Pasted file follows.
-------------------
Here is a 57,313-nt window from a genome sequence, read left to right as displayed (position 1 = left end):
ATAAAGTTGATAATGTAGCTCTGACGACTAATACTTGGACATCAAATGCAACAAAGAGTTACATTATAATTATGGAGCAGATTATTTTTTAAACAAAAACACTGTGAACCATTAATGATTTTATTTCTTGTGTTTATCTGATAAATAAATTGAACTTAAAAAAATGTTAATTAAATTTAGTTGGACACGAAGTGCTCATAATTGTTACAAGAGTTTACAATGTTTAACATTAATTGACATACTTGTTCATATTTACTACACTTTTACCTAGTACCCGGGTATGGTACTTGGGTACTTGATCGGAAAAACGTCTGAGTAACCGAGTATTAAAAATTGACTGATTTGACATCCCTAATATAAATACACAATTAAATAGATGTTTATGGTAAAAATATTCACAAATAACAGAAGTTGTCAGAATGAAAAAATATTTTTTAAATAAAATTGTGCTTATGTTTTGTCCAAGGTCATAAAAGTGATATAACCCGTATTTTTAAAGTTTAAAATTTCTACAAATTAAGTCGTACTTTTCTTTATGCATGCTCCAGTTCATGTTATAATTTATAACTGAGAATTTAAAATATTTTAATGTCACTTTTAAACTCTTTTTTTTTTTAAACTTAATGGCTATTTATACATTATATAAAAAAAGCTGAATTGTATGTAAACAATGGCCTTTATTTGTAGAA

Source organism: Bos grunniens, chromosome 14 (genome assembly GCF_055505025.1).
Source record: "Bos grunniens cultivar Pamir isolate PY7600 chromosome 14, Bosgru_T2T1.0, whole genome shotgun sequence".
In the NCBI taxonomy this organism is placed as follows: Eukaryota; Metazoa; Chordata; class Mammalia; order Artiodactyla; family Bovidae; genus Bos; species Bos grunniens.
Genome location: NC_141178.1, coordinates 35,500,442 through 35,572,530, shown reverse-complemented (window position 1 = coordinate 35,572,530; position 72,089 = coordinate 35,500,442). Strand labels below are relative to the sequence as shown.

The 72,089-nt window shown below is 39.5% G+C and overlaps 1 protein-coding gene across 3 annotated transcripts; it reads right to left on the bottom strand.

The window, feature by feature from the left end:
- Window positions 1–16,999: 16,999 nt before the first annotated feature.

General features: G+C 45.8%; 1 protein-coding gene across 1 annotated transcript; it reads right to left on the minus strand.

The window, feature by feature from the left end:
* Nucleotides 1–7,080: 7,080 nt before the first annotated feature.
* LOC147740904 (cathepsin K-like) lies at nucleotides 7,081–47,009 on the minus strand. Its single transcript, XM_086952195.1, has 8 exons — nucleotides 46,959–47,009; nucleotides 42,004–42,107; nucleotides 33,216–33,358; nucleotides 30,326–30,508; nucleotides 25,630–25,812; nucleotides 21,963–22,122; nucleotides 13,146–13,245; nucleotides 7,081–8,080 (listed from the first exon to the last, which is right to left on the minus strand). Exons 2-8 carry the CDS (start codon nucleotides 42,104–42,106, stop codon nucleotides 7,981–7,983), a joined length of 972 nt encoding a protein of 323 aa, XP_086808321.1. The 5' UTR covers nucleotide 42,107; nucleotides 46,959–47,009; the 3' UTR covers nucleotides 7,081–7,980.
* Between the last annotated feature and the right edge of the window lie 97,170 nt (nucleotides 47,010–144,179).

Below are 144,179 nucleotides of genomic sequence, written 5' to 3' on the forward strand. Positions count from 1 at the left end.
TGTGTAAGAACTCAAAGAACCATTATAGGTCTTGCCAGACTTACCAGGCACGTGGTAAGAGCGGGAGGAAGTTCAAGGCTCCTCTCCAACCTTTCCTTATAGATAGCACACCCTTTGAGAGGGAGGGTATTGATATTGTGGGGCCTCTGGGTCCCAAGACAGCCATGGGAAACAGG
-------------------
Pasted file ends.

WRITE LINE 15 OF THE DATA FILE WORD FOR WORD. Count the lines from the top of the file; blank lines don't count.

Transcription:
Below are 144,179 nucleotides of genomic sequence, written 5' to 3' on the forward strand. Positions count from 1 at the left end.